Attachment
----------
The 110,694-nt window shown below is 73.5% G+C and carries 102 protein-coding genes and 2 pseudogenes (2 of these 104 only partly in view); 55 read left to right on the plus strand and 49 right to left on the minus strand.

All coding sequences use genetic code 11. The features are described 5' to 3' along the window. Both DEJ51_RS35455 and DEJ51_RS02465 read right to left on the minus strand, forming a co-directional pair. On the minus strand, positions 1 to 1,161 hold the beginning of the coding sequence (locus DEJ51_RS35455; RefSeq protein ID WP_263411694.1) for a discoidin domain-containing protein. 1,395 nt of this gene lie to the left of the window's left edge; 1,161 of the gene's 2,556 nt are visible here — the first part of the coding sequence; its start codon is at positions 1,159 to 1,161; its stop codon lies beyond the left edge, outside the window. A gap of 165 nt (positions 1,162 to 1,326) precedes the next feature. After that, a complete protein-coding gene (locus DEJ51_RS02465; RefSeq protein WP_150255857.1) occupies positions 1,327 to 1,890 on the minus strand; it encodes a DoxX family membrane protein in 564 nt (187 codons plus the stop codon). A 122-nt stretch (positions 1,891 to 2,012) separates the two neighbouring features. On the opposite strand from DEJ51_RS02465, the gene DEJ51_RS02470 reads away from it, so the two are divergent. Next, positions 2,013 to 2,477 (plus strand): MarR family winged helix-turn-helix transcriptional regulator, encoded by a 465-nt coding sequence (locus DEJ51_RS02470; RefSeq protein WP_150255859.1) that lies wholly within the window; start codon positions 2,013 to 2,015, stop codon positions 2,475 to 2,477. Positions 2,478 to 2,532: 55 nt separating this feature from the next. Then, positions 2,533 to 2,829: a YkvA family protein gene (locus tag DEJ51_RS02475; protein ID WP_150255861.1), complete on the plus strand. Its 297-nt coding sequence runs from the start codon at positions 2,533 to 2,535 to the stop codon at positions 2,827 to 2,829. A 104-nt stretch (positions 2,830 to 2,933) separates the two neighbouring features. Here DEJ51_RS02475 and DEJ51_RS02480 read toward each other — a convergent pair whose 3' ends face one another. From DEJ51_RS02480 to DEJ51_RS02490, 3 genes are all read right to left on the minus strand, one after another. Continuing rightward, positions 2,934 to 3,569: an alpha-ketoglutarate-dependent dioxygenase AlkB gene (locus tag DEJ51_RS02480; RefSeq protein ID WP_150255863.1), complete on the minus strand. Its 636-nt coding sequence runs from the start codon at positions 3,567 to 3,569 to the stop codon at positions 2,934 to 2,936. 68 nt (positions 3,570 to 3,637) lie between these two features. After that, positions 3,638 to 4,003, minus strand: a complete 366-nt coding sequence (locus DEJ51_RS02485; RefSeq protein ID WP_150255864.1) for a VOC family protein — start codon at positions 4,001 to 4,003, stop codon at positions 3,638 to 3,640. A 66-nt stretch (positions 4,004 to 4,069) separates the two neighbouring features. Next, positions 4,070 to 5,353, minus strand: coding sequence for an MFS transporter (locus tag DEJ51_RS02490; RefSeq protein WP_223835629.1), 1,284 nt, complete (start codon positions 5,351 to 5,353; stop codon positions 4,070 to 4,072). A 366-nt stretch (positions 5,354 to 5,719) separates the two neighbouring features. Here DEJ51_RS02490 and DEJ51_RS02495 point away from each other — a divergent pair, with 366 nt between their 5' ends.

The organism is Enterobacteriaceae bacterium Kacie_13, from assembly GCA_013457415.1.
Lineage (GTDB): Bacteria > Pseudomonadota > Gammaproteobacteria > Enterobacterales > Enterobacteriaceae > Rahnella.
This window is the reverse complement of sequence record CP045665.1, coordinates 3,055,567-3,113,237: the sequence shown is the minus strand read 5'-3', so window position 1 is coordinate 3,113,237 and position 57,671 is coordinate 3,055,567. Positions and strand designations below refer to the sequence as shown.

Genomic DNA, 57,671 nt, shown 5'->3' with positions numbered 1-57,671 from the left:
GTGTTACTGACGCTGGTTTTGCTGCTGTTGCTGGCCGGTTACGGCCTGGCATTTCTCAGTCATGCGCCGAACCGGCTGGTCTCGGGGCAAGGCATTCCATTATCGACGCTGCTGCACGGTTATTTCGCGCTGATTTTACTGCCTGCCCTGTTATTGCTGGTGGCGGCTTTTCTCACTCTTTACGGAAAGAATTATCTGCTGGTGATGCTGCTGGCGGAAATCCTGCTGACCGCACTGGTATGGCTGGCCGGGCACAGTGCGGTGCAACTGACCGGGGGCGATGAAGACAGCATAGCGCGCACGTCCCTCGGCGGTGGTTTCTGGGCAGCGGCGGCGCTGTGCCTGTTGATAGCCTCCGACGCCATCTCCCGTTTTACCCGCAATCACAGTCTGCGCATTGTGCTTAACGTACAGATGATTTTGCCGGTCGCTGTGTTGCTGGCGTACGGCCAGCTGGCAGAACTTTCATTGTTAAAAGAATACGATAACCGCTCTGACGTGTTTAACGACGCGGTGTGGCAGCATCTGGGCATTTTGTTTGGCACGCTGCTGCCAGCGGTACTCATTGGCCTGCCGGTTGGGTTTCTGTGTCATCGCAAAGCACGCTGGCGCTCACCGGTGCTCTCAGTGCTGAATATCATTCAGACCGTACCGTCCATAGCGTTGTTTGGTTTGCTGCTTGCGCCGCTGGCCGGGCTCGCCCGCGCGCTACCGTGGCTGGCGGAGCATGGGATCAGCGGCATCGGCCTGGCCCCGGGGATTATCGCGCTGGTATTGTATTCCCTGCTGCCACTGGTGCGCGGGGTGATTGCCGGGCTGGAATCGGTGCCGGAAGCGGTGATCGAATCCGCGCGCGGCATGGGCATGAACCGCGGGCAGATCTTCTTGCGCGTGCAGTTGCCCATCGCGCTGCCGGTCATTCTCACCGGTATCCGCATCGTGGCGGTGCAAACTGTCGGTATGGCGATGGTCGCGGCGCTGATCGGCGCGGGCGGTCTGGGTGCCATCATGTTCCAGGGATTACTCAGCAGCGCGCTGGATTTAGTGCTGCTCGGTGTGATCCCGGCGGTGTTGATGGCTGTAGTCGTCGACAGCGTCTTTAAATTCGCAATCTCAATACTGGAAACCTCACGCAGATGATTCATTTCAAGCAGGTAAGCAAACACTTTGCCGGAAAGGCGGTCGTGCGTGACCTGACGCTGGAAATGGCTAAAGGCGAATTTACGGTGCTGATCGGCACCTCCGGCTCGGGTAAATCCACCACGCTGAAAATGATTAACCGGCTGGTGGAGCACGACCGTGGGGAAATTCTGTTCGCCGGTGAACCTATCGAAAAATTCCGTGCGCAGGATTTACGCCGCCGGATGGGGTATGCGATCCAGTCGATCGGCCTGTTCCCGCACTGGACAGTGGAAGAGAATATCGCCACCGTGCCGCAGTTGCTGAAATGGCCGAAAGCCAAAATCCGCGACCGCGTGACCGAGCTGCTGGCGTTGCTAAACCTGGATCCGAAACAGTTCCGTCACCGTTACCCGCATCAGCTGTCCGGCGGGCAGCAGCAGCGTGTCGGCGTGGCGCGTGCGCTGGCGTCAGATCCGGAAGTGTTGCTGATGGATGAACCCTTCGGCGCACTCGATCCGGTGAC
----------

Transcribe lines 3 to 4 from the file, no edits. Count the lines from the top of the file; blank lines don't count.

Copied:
The organism is Enterobacteriaceae bacterium Kacie_13, from assembly GCA_013457415.1.
Lineage (GTDB): Bacteria > Pseudomonadota > Gammaproteobacteria > Enterobacterales > Enterobacteriaceae > Rahnella.